Going off of Jeff Rient's recent ditchin' the minis post I've been inspired to post an excerpt regarding my own revelations on dumping minis and moving back to narrational movement. I originally planned on including this in a DM'ing section but I've since decided to adapt it for the combat section so that both players and DMs are on the same page.
"When I originally started writing these abilities many of them had features or effects involving squares and tactical movement. At the time my players and I had gotten used to and started to expect tactical grid based combat. However, I rather enjoyed hexes for their ability to ignore silly diagonal rules and because I had a few lying around so the name was changed to spaces.
Later on when the OSR kicked in to full swing I decided to pick up a copy of Labyrinth Lord. Suddenly I could remember with full clarity the kind of fun, quick and dirty combats we had when I was younger where all you had to do was relay to the DM where you wanted to go and what you wanted to do and he would update his mental map and verbally describe the places and positions or he would quickly scribble up something on a sheet of paper (usually graph paper). I loved it and realized how much I missed it. So I went through the classes and the abilities with a fine tooth comb and edited them to remove all the nitty gritty elements of tactical map-based movement.
In it's place grew up nebulous effects like causing opponents to flee, knockback with the actual direction being entirely up to the DM and the characters attributes. Then I took it a step further and decided that spaces could be a pretty useful, if not nebulous, tool for a DM. You see player character still have a speed, this is represented in spaces which if you desire to use a square/hex map works perfectly well. If like me you'd like to switch back to almost entirely narrational movement a space on the field of combat is whatever you decide it to be.
To some DMs, a space is any increment that places the fencing hero and villain no more than three spaces away from a precarious ledge. To others, it's an increment that causes a melee heavy party to come under projectile fire for a few rounds while they evaluate their lack of ranged weapons (or a big shield!) To that end a space is entirely contextual, in a bar brawl moving through a throng of people is quite difficult and a space may be something as small as half-a-foot. It may be even less if you're crawling through a dungeon scaled down for wererats. While a cavalier jousting will have much larger spaces, typically equal to the stride of a charging mount.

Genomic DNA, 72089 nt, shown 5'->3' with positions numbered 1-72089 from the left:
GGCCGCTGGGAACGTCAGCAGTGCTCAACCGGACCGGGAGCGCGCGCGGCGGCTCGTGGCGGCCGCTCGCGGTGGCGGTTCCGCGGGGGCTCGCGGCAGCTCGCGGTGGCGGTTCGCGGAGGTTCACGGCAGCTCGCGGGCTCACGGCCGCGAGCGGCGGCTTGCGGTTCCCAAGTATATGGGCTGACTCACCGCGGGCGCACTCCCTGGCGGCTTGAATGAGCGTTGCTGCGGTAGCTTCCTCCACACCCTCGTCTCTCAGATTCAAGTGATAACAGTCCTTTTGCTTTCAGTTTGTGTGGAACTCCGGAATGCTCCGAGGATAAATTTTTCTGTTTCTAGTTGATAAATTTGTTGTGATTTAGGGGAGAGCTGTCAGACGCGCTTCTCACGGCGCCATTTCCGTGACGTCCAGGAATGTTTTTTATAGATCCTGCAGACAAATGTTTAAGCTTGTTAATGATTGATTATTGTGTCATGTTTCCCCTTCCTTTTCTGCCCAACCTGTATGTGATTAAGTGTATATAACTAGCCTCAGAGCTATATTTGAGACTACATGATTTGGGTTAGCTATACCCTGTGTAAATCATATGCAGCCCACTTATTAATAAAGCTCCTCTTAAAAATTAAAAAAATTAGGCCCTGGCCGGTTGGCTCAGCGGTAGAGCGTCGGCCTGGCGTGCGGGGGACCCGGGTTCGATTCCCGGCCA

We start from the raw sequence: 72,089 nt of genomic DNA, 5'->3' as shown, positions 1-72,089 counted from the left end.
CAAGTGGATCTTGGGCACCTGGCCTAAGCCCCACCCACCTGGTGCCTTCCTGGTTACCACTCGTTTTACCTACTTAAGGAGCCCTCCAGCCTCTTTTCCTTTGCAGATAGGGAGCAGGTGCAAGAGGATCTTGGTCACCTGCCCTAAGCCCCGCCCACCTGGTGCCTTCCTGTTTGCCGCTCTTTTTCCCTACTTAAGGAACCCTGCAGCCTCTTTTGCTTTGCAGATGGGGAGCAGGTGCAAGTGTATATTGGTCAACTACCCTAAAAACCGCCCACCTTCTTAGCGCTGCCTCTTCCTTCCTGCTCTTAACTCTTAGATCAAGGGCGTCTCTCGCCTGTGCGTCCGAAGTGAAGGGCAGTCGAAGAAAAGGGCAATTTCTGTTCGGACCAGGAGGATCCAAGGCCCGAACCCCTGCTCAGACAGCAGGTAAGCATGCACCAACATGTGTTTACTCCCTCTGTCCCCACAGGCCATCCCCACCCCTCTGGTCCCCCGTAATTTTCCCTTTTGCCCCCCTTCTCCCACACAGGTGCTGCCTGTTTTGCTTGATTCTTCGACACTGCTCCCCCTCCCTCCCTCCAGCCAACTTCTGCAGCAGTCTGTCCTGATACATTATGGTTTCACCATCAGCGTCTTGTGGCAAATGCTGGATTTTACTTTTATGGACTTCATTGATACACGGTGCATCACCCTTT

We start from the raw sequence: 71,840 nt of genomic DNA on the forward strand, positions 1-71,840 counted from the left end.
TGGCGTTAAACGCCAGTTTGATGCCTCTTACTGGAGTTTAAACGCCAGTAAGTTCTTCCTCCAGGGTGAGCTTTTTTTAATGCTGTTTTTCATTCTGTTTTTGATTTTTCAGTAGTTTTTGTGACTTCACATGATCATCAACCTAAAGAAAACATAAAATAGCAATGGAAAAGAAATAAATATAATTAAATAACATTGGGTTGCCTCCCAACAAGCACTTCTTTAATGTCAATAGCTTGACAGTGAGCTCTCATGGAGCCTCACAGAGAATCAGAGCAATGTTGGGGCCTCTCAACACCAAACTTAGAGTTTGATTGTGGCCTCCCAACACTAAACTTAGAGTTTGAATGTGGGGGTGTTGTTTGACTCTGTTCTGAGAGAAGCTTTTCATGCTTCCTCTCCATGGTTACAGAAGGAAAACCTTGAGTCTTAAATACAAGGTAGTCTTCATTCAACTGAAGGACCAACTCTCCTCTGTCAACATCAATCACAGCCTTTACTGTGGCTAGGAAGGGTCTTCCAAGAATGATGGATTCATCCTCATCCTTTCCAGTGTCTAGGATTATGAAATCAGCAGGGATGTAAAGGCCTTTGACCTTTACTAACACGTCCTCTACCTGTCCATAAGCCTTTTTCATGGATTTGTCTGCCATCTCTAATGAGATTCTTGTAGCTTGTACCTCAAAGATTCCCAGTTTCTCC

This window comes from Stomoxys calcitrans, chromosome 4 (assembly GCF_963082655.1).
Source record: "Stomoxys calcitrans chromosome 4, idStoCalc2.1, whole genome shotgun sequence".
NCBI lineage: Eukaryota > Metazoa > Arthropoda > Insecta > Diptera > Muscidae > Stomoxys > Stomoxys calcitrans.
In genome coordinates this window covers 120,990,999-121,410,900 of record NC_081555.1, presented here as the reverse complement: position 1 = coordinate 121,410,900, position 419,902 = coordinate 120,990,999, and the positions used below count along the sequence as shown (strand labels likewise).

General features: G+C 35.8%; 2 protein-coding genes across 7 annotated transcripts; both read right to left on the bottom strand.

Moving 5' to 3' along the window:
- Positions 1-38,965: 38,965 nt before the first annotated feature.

In this way you can simulate terrain and other conditions (moving through a crowd) to slow down characters that would otherwise be represented by some rigid static penalty meticulously laid out in some table in the combat section that you can never seem to find. The table will of course have many obvious situations but you may disagree on the severity of the penalty and there will of course be examples that are missing so you'll have to approximate them on your own anyways. In any event with these parting words let me leave you one important guideline.
"Always be consistent"
Your spaces should be longer for clear outdoor movement than it is for moving through thick foliage, moss covered caverns, and worn down bridges overlooking choppy waves pounding the cliff-side revealing
jagged rocks with every retreating wave. If you created an ad-hoc penalty for pushing through a crowd, remember it the next time it happens or write it down. Consistency is the key to keep verisimilitude while a reliance on abstraction can quickly kill it.